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COLUMN: Writer recalls his mother's care

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By David Harrison

April 23, 2014, is a date of no real significance to most people, but it is to me. It is the first April 23 in 94 years my mom has not been here to celebrate her birthday. She died on Dec. 20.

Born in Dukedom, Tenn., she was the youngest of four children, and the only one to graduate high school. She remembered the Great Depression vividly because her family lost two farms. The experience affected her whole life.

She and Dad had six children. We were raised in a four room house with the convenience of running water to the kitchen sink, but no indoor bathroom. I still remember the baths in the #10 washtub, the jaunts to the outhouse, sharing a bedroom with three siblings, our first telephone, first television etc.

She raised each of us to be hardworking and independent as she was. She worked for 20 years as a salesperson at a retail furniture store in nearby Mayfield.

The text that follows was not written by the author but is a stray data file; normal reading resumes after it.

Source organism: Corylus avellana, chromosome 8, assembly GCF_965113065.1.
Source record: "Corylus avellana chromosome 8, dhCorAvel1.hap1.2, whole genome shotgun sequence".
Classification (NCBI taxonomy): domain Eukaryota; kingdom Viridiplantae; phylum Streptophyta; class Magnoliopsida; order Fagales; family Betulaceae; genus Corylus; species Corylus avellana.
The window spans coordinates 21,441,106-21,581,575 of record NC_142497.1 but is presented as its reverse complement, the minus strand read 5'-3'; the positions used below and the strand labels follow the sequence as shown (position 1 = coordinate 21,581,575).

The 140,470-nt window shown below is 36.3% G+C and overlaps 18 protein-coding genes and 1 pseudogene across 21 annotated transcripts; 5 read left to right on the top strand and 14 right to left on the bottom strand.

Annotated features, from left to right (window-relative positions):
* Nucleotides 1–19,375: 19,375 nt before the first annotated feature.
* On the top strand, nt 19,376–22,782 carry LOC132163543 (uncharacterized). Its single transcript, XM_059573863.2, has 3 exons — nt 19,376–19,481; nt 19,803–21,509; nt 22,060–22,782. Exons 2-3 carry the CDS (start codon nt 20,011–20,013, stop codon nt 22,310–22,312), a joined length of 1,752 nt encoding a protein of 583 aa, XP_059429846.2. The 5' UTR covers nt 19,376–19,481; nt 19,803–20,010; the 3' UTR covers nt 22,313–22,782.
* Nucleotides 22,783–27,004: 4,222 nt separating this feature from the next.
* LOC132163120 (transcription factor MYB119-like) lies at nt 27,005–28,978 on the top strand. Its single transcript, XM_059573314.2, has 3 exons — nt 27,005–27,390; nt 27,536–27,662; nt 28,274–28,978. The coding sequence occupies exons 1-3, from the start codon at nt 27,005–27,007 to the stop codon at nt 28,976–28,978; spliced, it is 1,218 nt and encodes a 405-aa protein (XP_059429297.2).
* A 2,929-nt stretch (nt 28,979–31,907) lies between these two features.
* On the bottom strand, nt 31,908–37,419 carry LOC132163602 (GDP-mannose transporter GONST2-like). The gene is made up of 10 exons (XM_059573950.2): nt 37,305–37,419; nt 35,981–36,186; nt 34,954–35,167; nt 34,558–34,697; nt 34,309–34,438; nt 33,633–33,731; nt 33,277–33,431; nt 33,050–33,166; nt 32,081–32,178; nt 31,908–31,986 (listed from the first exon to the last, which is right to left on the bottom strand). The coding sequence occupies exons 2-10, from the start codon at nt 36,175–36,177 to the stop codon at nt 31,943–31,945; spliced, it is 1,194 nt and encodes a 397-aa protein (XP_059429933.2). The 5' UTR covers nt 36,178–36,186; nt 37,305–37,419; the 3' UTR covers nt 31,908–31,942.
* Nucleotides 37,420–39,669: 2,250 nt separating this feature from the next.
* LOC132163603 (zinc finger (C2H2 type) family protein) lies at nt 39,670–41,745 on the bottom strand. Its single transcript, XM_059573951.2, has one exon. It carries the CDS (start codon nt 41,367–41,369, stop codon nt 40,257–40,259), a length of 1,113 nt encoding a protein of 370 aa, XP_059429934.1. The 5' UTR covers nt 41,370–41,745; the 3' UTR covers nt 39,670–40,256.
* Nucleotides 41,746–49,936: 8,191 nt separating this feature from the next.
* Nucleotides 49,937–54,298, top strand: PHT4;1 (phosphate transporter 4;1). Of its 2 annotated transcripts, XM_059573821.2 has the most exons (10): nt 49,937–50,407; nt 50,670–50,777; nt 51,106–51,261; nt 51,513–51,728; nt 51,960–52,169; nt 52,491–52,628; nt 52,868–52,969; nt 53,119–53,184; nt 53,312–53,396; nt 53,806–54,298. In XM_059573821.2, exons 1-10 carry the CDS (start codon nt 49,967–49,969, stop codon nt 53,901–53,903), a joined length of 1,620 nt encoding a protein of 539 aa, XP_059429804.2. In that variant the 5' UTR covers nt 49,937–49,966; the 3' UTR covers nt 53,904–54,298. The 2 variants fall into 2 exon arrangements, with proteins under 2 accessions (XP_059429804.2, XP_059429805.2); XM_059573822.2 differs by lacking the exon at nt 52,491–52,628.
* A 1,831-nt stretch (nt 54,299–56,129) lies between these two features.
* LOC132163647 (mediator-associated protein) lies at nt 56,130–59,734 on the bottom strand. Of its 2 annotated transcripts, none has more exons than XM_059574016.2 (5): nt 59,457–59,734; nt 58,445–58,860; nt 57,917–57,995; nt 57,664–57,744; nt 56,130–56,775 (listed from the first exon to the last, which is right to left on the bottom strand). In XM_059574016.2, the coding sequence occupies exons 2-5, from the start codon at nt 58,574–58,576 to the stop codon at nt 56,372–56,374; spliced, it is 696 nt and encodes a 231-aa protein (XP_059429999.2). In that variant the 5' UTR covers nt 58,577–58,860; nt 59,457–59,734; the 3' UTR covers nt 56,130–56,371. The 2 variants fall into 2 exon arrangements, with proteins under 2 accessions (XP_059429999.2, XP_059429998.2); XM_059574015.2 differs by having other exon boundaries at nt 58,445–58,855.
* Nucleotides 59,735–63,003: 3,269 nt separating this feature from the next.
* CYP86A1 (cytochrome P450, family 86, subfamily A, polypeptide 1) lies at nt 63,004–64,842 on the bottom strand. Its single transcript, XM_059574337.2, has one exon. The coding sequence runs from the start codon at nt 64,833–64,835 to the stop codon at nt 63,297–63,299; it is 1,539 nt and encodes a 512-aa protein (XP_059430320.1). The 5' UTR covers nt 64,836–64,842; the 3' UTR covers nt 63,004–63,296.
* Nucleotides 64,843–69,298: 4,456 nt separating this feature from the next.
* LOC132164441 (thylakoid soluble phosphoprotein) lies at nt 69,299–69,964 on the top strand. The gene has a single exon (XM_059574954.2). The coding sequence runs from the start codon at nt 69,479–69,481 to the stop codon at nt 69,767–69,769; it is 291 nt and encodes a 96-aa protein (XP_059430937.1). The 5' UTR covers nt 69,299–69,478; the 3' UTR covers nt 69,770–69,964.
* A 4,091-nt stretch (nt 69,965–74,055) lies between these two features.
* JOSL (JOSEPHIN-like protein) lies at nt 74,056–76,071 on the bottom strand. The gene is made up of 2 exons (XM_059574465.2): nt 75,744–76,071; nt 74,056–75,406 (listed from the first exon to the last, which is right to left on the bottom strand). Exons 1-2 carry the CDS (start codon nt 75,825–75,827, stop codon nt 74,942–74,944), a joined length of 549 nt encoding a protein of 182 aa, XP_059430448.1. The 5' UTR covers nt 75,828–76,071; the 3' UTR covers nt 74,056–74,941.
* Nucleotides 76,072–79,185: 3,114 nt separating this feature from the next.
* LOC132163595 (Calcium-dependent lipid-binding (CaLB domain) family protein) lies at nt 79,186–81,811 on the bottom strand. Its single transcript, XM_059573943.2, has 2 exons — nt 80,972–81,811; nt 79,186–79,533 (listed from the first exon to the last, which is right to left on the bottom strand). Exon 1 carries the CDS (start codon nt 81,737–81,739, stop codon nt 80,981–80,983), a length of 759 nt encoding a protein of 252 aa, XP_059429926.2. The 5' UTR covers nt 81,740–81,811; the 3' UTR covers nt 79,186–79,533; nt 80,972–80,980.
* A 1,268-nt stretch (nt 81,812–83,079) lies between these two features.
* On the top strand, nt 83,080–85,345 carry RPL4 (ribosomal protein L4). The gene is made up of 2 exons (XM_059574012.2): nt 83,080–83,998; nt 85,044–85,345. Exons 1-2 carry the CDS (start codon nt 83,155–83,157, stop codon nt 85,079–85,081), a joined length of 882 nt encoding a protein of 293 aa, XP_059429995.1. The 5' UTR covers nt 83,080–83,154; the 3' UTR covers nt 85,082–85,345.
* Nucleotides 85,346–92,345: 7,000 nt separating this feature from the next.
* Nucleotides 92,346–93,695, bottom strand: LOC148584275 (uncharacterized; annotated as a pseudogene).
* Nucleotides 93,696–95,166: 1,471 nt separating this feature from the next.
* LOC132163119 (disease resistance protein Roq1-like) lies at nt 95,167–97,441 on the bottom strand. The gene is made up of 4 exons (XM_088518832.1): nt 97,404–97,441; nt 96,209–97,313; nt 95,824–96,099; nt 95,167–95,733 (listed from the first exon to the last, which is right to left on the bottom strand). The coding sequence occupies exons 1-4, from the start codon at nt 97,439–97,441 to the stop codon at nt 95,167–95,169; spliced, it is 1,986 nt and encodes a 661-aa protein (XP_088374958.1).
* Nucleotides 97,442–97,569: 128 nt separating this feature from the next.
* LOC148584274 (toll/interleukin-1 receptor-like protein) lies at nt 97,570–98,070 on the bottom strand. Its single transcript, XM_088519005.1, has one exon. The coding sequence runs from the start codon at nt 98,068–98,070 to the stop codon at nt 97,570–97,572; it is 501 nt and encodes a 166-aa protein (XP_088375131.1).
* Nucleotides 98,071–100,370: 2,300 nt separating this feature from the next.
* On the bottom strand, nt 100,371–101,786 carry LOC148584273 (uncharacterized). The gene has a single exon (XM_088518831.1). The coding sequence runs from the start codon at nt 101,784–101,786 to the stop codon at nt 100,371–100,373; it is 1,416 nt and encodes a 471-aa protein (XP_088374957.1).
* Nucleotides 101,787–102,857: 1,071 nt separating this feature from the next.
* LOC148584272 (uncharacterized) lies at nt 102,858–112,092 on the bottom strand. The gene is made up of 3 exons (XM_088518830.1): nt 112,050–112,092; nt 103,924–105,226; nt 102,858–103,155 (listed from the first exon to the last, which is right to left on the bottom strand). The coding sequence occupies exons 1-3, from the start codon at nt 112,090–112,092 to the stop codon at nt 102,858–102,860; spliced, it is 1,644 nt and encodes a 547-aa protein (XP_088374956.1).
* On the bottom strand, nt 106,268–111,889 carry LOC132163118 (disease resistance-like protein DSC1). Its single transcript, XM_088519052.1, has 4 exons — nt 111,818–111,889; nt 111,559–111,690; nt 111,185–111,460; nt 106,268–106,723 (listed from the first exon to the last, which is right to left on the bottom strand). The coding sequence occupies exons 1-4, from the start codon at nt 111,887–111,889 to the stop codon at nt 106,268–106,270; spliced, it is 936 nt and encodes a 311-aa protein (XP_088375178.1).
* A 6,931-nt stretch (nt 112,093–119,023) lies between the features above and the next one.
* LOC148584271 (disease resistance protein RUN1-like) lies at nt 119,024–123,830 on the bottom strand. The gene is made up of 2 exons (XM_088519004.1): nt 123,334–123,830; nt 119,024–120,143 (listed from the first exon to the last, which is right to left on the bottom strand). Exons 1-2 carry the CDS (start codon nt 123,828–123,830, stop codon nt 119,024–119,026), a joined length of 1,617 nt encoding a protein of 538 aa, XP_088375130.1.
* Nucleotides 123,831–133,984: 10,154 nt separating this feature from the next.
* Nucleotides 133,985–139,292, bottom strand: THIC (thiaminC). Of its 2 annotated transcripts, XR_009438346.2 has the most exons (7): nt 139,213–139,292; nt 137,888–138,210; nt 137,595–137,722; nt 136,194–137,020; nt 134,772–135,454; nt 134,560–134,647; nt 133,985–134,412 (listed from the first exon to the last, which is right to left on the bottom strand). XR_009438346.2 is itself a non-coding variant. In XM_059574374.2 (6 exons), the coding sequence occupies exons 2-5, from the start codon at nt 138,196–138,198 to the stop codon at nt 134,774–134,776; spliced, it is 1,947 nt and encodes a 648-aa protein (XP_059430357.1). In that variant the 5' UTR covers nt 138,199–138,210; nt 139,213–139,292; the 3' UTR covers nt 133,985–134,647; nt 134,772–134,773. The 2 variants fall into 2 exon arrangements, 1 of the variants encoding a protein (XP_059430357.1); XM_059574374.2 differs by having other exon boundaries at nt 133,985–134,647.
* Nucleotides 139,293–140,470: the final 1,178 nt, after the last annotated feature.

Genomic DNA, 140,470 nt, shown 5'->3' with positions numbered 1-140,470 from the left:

With six kids around, our house was always the center of activity for the neighborhood's kids - many were relatives of some sort, but not all. She was a mom for all of them, even feeding whoever was still around at supper time.

She was a wonderful lady, a very caring person and a faithful Christian. She was loving, patient, compassionate, kind, with just the right amount of discipline as I look back it now.

She was proud that all her children received college degrees and were successful in their chosen careers.

As one friend said at her visitation we were blessed, not lucky, to have her for a mother. As another alluded to, you could look up Mother in a dictionary and her picture would be there.

Moms are special. Mine certainly was. She is greatly missed by all who loved and knew her. April 23 will never again be quite the same.